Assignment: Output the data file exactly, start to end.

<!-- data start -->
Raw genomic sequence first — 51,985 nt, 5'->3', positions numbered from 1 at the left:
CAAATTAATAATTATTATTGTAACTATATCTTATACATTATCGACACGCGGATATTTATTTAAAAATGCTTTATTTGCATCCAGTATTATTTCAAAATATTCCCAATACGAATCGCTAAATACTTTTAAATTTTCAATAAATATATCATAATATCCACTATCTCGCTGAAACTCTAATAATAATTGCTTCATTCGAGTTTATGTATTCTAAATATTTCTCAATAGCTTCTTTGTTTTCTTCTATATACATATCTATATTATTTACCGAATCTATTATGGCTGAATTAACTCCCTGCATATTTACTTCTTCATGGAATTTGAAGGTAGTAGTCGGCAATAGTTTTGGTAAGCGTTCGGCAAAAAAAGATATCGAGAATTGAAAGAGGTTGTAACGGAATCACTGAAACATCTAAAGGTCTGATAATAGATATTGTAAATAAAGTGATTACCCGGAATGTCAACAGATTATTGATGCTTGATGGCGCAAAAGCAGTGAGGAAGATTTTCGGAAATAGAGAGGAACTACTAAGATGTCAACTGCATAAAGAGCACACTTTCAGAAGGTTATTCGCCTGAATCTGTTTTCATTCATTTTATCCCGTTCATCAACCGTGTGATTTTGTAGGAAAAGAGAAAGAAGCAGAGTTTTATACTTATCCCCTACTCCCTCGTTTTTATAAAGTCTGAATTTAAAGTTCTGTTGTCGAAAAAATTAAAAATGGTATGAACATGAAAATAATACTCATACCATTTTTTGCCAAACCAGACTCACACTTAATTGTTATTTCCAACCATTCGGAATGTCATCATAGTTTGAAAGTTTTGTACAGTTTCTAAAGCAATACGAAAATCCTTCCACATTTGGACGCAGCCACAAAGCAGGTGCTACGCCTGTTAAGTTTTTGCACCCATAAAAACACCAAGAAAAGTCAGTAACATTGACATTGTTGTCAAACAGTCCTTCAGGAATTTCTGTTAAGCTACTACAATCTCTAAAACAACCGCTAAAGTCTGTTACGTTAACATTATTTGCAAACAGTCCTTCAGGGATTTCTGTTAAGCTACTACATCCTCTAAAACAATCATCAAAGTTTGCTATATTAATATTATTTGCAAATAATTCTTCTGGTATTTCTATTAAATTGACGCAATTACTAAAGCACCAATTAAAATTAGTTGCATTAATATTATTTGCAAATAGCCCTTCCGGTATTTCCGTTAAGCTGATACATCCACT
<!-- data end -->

Raw genomic sequence first — 51,985 nt, 5'->3', positions numbered from 1 at the left:
CAAATTAATAATTATTATTGTAACTATATCTTATACATTATCGACACGCGGATATTTATTTAAAAATGCTTTATTTGCATCCAGTATTATTTCAAAATATTCCCAATACGAATCGCTAAATACTTTTAAATTTTCAATAAATATATCATAATATCCACTATCTCGCTGAAACTCTAATAATAATTGCTTCATTCGAGTTTATGTATTCTAAATATTTCTCAATAGCTTCTTTGTTTTCTTCTATATACATATCTATATTATTTACCGAATCTATTATGGCTGAATTAACTCCCTGCATATTTACTTCTTCATGGAATTTGAAGGTAGTAGTCGGCAATAGTTTTGGTAAGCGTTCGGCAAAAAAAGATATCGAGAATTGAAAGAGGTTGTAACGGAATCACTGAAACATCTAAAGGTCTGATAATAGATATTGTAAATAAAGTGATTACCCGGAATGTCAACAGATTATTGATGCTTGATGGCGCAAAAGCAGTGAGGAAGATTTTCGGAAATAGAGAGGAACTACTAAGATGTCAACTGCATAAAGAGCACACTTTCAGAAGGTTATTCGCCTGAATCTGTTTTCATTCATTTTATCCCGTTCATCAACCGTGTGATTTTGTAGGAAAAGAGAAAGAAGCAGAGTTTTATACTTATCCCCTACTCCCTCGTTTTTATAAAGTCTGAATTTAAAGTTCTGTTGTCGAAAAAATTAAAAATGGTATGAACATGAAAATAATACTCATACCATTTTTTGCCAAACCAGACTCACACTTAATTGTTATTTCCAACCATTCGGAATGTCATCATAGTTTGAAAGTTTTGTACAGTTTCTAAAGCAATACGAAAATCCTTCCACATTTGGACGCAGCCACAAAGCAGGTGCTACGCCTGTTAAGTTTTTGCACCCATAAAAACACCAAGAAAAGTCAGTAACATTGACATTGTTGTCAAACAGTCCTTCAGGAATTTCTGTTAAGCTACTACAATCTCTAAAACAACCGCTAAAGTCTGTTACGTTAACATTATTTGCAAACAGTCCTTCAGGGATTTCTGTTAAGCTACTACATCCTCTAAAACAATCATCAAAGTTTGCTATATTAATATTATTTGCAAATAATTCTTCTGGTATTTCTATTAAATTGACGCAATTACTAAAGCACCAATTAAAATTAGTTGCATTAATATTATTTGCAAATAGCCCTTCCGGTATTTCCGTTAAGCTGATACATCCACT